David Kirkpatrick

October 22, 2008

Charlie Cook breaks down …

Filed under: Politics — Tags: , , , , , , , — David Kirkpatrick @ 10:51 pm

… the dwindling hopes for McCain and the GOP.

From the link:

At this point it would be difficult to see Republican losses in the Senate and House to be fewer than seven and 20 respectively. A very challenging situation going into September turned into a meltdown last month, the most dire predictions for the GOP early on became the most likely outcome.

The metrics of this election argue strongly that this campaign is over, it’s only the memory of many an election that seemed over but wasn’t that is keeping us from closing the book mentally on this one. First, no candidate behind this far in the national polls, this late in the campaign has come back to win. Sure, we have seen come-from-behind victories, but they didn’t come back this far this late.

Second, early voting has made comebacks harder and would tend to diminish the impact of the kind of late-breaking development that might save McCain’s candidacy. With as many as one-third of voters likely to cast their ballot before Election Day, every day more are cast and the campaign is effectively over for them. The longer Obama has this kind of lead and the more votes are cast early, the more voters are out of the pool for McCain.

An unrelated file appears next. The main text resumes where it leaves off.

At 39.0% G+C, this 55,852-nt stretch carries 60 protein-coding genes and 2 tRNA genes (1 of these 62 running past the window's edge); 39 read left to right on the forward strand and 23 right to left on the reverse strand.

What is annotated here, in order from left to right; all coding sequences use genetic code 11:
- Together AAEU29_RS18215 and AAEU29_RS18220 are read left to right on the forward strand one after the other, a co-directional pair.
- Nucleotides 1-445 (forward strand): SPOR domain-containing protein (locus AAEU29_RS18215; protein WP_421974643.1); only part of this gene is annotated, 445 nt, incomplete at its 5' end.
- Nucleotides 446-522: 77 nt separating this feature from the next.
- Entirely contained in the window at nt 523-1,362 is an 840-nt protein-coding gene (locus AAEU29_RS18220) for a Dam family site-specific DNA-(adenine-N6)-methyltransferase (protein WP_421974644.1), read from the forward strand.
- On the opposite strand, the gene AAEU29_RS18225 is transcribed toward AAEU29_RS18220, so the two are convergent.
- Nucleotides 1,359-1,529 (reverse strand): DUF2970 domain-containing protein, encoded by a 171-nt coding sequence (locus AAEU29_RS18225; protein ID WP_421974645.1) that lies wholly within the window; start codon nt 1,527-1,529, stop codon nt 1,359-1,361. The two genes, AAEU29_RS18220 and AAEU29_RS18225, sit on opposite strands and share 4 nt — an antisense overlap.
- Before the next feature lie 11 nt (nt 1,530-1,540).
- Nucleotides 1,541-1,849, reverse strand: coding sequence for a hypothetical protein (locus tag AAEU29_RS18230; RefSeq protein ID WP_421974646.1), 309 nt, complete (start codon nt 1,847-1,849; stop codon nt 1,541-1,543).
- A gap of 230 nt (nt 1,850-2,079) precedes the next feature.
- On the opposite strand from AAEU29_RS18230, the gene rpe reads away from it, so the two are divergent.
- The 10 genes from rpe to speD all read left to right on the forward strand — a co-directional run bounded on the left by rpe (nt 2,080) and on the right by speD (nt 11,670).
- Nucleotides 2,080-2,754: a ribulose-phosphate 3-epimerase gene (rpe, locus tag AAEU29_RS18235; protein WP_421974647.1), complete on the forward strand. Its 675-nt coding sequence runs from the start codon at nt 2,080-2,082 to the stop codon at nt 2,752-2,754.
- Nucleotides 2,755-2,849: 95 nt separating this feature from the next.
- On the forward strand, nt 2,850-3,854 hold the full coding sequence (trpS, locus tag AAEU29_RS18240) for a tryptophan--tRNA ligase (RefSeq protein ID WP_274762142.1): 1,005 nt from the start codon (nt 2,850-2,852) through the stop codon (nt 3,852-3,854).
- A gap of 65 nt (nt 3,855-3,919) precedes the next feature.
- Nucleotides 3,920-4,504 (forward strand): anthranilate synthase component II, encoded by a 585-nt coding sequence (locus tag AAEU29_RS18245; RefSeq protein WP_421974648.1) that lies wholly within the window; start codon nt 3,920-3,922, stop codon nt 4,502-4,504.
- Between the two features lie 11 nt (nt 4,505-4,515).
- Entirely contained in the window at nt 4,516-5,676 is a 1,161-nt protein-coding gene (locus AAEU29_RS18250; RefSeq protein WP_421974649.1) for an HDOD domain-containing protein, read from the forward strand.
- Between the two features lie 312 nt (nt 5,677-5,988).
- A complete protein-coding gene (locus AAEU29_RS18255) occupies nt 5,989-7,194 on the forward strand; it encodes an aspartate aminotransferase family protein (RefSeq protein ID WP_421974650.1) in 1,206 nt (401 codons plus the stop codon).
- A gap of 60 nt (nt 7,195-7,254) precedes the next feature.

One word — ouch.

January 29, 2008

Negroponte admits use of waterboarding

Filed under: Politics — Tags: , , , — David Kirkpatrick @ 2:06 am

John Negroponte, the former Director of National Intelligence, admitted the United States used the waterboarding torture technique in 2002 and 2003. Various administration officials have danced around the subject of whether the US government actually waterboarded anyone we took into custody, but none have ever come out and directly confirmed using the interrogation technique.

Negroponte, in an interview published last Friday by the National Journal, had this to say, “We’ve taken steps to address the issue of interrogations, for instance, and waterboarding has not been used in years. It wasn’t used when I was director of national intelligence, nor even for a few years before that.”

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